I've tried some experimentation with Adobe Premiere Pro and Audacity to make a file appear louder when played on a speaker. My source is an MP3 file of 320 kbps.

However, I can only "gain" approximately 12 to 15 dB of volume. Anything more, and there's no change in loudness. I may use a compressor or a LoudMax effect any number of time, the compressor works fine the first time, but can't go much higher afterwards.

I've tried some other options such as MP3Gain, or some online solutions. But nothing seems to be able to get past a gain or 12 to 15 dB.

Is there a way to augment the amplitude of an MP3 file any other way?

2 Answers 2


This is a hard limit of the gain stage, whether you do it in processing with mp3s or in hardware.

The reason your compressor works well the first time, especially if you have set it quite high, is that it will increase the peak volume to the highest it can with no clipping. When you try to use it again, it has nowhere to go.

Many audio tools will call the maximum level 0dB. Trying to go to positive dB levels will then start to clip or distort your audio.

While you way try to push the volume higher, all you are doing is clipping the peaks off your waveform, which generally sounds bad in the digital world.

The only real world fix is to turn the volume up on the output or power amp, which will make all files played through your device louder.

  • Hi, interesting! Is there another file format that would allow me to achieve that better?
    – talhos137
    Commented Apr 6 at 9:12
  • @talhos137 - no, this isn't anything to do with the file format. It's to do with the fact that you cannot turn the volume above maximum.
    – Rory Alsop
    Commented Apr 6 at 10:45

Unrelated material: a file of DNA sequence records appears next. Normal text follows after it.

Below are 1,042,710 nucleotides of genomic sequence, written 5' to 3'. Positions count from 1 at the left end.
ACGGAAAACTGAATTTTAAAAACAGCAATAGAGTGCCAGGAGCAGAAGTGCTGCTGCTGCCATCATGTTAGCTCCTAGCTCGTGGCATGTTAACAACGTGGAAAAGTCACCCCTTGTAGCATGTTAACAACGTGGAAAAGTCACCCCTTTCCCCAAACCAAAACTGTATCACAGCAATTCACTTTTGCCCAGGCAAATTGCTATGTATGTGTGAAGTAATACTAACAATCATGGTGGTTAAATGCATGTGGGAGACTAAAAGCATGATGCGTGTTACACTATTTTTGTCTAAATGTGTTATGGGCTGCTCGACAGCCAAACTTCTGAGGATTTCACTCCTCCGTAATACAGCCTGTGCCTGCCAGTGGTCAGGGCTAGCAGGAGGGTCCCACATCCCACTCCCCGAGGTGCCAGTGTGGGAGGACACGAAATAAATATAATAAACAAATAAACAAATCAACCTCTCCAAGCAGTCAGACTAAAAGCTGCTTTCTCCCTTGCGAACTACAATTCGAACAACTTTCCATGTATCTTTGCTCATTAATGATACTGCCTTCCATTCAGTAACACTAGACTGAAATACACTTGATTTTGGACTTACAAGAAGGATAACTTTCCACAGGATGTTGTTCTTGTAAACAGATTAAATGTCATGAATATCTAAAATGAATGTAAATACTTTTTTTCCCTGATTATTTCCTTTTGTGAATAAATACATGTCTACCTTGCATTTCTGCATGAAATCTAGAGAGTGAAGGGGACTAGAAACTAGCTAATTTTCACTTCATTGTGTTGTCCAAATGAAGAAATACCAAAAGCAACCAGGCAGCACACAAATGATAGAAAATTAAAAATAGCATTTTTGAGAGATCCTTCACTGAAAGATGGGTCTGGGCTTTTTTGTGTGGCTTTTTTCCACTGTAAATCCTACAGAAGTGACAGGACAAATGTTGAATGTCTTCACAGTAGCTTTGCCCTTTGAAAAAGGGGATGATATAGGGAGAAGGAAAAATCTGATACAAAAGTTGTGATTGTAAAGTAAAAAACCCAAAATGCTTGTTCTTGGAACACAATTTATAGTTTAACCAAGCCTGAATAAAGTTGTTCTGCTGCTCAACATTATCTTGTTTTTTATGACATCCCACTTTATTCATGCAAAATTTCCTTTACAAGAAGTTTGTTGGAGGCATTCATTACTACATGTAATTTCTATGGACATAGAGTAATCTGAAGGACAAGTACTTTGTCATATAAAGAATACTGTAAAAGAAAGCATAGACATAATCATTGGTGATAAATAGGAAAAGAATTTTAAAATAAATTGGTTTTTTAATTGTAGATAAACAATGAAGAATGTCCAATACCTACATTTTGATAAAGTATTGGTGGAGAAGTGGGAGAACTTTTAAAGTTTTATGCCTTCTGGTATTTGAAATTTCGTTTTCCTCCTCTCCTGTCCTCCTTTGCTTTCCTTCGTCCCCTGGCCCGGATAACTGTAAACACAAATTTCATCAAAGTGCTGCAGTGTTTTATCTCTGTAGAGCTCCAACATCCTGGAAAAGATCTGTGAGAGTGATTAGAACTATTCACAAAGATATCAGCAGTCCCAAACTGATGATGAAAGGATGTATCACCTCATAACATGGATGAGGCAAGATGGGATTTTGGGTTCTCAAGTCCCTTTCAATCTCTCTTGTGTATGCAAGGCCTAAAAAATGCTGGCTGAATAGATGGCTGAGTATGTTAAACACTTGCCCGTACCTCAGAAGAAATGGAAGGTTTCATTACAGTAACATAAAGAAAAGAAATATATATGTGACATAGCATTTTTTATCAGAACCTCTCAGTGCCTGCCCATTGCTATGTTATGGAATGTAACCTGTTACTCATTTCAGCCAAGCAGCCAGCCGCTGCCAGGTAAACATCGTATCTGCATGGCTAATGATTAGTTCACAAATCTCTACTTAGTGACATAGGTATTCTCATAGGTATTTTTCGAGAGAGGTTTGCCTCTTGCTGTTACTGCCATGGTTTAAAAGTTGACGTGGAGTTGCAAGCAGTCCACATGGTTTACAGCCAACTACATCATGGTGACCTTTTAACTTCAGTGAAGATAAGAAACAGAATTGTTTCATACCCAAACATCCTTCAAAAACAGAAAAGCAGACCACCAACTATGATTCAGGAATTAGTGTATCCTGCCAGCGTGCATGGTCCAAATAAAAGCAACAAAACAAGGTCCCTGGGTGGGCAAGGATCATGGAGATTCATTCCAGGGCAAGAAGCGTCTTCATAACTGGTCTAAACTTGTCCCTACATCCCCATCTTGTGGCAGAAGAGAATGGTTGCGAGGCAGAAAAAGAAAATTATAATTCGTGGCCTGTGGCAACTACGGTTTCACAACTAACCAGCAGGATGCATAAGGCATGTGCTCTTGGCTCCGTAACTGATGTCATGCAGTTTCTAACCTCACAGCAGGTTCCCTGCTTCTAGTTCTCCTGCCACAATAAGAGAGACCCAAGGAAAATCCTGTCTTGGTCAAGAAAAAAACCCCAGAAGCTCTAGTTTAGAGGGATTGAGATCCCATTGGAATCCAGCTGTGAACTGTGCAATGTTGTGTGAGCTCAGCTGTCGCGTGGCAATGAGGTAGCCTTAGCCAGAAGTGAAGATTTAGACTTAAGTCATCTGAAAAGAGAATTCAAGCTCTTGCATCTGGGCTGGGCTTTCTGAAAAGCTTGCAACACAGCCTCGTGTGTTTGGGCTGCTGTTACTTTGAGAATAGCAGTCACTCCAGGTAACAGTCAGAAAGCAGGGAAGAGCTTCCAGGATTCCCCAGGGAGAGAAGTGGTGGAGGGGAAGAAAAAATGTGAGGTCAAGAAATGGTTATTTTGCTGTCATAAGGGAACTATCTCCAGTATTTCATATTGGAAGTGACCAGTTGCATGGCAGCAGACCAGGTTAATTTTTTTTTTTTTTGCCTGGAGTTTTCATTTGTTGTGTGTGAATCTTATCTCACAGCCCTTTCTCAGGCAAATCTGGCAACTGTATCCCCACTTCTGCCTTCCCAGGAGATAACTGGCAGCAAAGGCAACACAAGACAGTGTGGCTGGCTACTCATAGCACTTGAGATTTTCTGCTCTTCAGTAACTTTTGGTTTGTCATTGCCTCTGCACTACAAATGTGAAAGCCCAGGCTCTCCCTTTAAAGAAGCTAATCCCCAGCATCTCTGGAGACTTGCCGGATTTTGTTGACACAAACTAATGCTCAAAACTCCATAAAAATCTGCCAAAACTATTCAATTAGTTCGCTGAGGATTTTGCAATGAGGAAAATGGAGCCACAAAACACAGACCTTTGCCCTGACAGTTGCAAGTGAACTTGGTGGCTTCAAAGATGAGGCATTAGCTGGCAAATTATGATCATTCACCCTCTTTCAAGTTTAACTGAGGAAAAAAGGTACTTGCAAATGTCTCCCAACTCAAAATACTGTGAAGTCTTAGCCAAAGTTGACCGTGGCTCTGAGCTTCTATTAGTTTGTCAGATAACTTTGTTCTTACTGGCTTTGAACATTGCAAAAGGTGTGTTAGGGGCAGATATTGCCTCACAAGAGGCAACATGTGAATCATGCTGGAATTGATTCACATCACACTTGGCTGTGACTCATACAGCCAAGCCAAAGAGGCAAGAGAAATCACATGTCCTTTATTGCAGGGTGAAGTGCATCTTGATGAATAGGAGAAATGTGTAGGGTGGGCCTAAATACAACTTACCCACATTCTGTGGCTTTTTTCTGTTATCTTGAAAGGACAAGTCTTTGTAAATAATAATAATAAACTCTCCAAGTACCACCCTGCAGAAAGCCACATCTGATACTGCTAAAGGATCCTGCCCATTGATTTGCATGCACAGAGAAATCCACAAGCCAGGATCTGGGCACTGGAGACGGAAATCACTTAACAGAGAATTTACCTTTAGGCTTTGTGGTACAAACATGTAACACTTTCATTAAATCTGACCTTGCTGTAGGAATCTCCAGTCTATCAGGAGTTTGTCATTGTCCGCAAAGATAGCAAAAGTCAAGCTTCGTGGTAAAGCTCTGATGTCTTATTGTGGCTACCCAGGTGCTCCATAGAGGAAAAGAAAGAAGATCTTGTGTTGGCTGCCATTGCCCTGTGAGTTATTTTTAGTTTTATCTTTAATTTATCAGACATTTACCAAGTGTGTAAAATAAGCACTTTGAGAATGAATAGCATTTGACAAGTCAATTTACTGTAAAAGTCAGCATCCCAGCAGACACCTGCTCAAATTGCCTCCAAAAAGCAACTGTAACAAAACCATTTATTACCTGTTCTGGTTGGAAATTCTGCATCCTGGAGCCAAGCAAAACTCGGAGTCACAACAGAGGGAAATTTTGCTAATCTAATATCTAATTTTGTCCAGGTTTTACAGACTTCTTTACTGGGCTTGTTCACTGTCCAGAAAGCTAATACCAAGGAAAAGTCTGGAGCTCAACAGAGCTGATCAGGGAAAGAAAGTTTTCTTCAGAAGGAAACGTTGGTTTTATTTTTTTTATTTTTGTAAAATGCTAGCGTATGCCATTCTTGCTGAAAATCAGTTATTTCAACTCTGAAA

If you want to make it sound louder, and the file's maximum volume is already at 0 dB, you can compress the sound. This can increase the average volume without changing the maximum volume.

Audacity manual for compression

For example, when you set the threshold to -20 dB, and the ratio to 2:1, any sound louder than -20 dB gets compressed by 2:1: instead of being 10 dB above the threshold, the sound is now 10/2 is 5 dB above the threshold, so your peak which was at 0 dB will now be at -10 dB. Then you can do another 'set gain' step to get the peaks back to 0 dB, which will amplify the track by 10 dB.

It takes time to set up this compression correctly: there are no universal values. If you compress by too much, the music will sound horrible.

  • What is "volume" as a parameter of a file?
    – n00dles
    Commented Apr 5 at 14:29
  • the amplitude of the waveform.
    – Hobbes
    Commented Apr 5 at 14:35
  • So why did you say "volume" lol. Sorry, I have a gripe with that word, it has no objective unit. I suppose it's ok to use outside a system when measurement is subjective. Anyway, +1 for the concise compressor ratio explanation.
    – n00dles
    Commented Apr 5 at 14:40
  • Hi, actually, I'm looking at augmenting the amplitude of the waveform itself. Because compressor can only work one time. It's not the same as upping the volume.
    – talhos137
    Commented Apr 6 at 9:12
  • 1
    As Rory said, your first application of the Amplify effect in Audacity creates a file where the loudest peak is already at 0 db, the maximum possible amplitude. The only way to make the file sound louder is by reducing the difference between that peak and the average level of the file, and you use compression to do this. 0 dB is the loudest possible sound in the file. If that's not loud enough, you have to use the volume control on the amplifier instead.
    – Hobbes
    Commented Apr 6 at 9:32

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